Top Three Finest Fishing Piers in May

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By Cap’n Larry Jarboe


 A few years ago, the “Hooked on Fishing” youth program hosted an all day fishing derby at the Point Lookout State Fishing Pier in May. Though the camaraderie and picnic was wonderful, the kids only landed a couple fish.

I recommended to the Community Services Director who hosted the drug intervention event that the months of June through the Fall would be a better time to catch fish off this pier.

At the next year’s event, in early June, dozens of fish were caught, measured, photographed and released.

The kids got lots of prizes for the biggest, smallest, most, and most unusual fish.

 Hopefully, with the knowledge of a great healthy recreational activity available all around us in Southern Maryland, these kids will choose to get high on fishing rather than drugs or alcohol.

Catching fish from our public piers in May is a challenge as most piers are in relatively shallow water while the migratory fish are elsewhere.

The rockfish and perch are still out in the channels waiting for the shallows to warm up. There are three very good piers to fish in May that are all on the Wicomico River. Bushwood Wharf, Chaptico Wharf, and Wicomico Shores Pier are very good places to hook up on the jumbo croaker (a.k.a. hardhead) that make a Spring migration up this river. The best place to start in early May is Bushwood Wharf.

Quade’s Store is right beside this historic steamboat landing and wharf that has an adjacent boat ramp. Mrs. Quade and her son George have amazing memories of two lifetimes on the Potomac and Wicomico Rivers.

They will also give you a daily catch report along with Mrs. Quade’s internationally famous crab cake sandwich. In addition, they carry a good selection of the tackle needed to catch the local fish.

Further up the Wicomico River, Chaptico Wharf is a good bet as May progresses and those big croaker over sixteen inches long move upriver.

This is another historic steamboat landing, wharf, and boat ramp, but there are no public facilities beyond a parking lot, porta-potty, and a trash can. So, make sure you bring your bait, tackle, soda, and a sandwich before you hit the pier. After Mid-May, the Wicomico Shores Pier is a good bet to fling out a line for those big hardheads as well as picking up big channel catfish that are prowling for a meal. This is a pier rather than a wharf.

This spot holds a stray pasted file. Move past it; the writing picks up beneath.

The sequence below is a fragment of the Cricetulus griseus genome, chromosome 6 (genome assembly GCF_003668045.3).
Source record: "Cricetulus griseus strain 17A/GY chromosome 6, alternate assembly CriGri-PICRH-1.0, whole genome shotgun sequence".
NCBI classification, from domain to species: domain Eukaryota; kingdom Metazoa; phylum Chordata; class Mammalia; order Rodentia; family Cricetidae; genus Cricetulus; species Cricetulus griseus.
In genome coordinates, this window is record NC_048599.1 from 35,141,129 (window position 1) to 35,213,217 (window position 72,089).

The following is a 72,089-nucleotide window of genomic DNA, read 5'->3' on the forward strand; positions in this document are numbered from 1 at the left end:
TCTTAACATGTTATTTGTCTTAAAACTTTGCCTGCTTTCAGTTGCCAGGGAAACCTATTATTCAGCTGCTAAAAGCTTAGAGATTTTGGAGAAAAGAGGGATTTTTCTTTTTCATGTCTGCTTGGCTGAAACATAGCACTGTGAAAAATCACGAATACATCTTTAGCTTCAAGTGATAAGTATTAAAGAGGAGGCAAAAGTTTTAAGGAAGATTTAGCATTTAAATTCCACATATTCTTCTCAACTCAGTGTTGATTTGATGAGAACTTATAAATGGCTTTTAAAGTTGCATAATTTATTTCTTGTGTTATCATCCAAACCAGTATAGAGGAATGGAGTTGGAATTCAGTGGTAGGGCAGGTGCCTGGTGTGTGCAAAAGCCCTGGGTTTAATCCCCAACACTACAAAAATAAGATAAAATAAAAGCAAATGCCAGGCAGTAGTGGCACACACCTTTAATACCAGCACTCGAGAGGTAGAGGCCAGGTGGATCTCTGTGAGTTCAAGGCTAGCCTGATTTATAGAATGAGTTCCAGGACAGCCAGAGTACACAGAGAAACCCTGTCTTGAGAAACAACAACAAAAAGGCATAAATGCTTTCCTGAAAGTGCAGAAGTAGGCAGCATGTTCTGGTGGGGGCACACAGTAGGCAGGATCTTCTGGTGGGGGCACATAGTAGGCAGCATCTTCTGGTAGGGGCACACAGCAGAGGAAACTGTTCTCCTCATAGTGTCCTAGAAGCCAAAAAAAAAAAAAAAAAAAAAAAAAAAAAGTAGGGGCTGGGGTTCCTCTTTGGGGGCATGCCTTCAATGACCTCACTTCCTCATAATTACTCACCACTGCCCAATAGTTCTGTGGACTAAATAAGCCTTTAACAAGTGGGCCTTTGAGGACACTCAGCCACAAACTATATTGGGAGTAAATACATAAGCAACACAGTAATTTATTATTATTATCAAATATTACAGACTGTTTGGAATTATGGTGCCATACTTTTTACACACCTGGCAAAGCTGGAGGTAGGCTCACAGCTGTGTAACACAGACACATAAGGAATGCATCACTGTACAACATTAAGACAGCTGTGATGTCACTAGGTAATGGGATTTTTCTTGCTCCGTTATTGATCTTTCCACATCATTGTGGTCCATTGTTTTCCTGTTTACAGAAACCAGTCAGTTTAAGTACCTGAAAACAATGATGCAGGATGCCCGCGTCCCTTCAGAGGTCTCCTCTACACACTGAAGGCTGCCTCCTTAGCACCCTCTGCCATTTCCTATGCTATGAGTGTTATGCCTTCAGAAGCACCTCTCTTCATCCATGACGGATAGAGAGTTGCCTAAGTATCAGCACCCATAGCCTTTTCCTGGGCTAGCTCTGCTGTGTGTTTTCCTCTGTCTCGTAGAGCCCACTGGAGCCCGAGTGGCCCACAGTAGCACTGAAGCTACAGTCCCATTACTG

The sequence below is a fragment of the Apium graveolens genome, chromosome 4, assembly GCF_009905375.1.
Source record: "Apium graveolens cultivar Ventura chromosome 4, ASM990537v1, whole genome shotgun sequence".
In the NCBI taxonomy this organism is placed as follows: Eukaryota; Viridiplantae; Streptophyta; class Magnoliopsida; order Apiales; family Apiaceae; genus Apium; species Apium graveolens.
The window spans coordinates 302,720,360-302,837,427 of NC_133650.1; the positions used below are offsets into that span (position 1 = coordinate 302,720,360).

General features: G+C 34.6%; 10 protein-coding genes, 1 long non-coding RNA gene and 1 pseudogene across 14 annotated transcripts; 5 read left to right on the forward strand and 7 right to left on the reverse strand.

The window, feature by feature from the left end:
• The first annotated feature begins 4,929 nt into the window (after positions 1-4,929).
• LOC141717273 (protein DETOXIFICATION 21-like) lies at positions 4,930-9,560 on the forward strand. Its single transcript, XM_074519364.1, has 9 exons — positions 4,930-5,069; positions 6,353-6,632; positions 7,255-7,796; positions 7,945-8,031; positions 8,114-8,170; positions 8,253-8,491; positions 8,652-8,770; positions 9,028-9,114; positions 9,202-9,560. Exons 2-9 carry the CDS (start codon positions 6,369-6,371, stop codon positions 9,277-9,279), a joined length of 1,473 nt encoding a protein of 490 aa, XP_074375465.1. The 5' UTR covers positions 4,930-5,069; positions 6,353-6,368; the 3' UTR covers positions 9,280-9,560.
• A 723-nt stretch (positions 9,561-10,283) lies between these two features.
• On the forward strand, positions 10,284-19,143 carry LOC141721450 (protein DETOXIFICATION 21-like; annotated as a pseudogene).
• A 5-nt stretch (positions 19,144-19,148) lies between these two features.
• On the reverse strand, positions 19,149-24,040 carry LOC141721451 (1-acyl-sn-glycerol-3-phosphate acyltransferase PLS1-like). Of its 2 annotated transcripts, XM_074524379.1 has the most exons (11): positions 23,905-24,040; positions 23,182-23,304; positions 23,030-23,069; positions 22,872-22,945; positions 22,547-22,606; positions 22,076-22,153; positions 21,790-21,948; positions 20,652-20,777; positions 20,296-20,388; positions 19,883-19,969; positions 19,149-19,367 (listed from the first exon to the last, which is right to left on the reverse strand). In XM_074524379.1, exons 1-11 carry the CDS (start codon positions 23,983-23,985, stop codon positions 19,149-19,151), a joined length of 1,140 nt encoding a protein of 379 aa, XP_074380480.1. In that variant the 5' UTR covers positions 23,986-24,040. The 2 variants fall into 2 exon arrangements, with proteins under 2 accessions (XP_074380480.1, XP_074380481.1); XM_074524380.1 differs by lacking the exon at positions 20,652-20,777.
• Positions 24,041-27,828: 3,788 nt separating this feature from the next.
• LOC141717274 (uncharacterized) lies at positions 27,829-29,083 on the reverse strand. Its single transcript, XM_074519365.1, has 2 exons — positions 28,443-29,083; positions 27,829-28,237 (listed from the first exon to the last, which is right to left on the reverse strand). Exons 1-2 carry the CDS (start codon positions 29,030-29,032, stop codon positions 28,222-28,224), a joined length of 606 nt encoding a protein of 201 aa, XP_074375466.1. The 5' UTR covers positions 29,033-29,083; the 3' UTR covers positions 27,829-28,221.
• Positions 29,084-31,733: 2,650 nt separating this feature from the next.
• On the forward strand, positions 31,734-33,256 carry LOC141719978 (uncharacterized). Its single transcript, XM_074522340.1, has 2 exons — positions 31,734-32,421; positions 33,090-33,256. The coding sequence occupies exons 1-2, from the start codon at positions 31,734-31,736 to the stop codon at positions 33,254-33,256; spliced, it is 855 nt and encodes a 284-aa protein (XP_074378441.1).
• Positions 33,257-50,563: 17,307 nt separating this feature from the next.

It was built about fifty years ago as part of the Wicomico Shores Aviation and Yacht Club. The pier was built, the landing strip never materialized, and the development scheme went bust.

Such a large facility with excellent showers and restrooms seems out of place at the end of Aviation Yacht Club Drive but it is a public facility available to the neighborhood and fishermen wanting to catch a stringer of fish or later in the season, a basket of crabs.

 There is also a new boat ramp for the more affluent boating fisherman.

Catching croaker, perch, catfish, and an occasional rockfish from these wharves and pier works best with a spinning rod capable of flinging a double hook bottom rig a long distance.

An ounce or two drop sinker clipped to the bottom of the spreader rig is enough to hold bottom. 1/0 hooks are about the right size though I often use smaller when I have a hard time hooking up the nibblers.

Most important of all is good fresh bait. Live soft crabs are showing up in the local seafood stores. Cut fresh soft crab will catch almost any fish that swims in the salty side of the Chesapeake Bay watershed. One hook baited with soft crab and the other baited with table quality frozen squid cut in strips is a good one combo to hook up on big croaker or other fish swimming by in May.

A croaker bites fairly aggressively and one sharp hard set of the hook is enough to drive the point home. Then, hang on! Though croaker are considered pan fish, pound for pound, they fight much better than many gamefish.

 If the common Atlantic Croaker grew as big as a trophy Striped Bass, the croaker would be the most sought after fish on the East Coast. Expect to have a ball on 12 lb. class light tackle.

The flakey white meat fillets fried in a crispy batter are just plain delicious. Might you expect to catch some good eating fish for dinner this month? Yes, you may.

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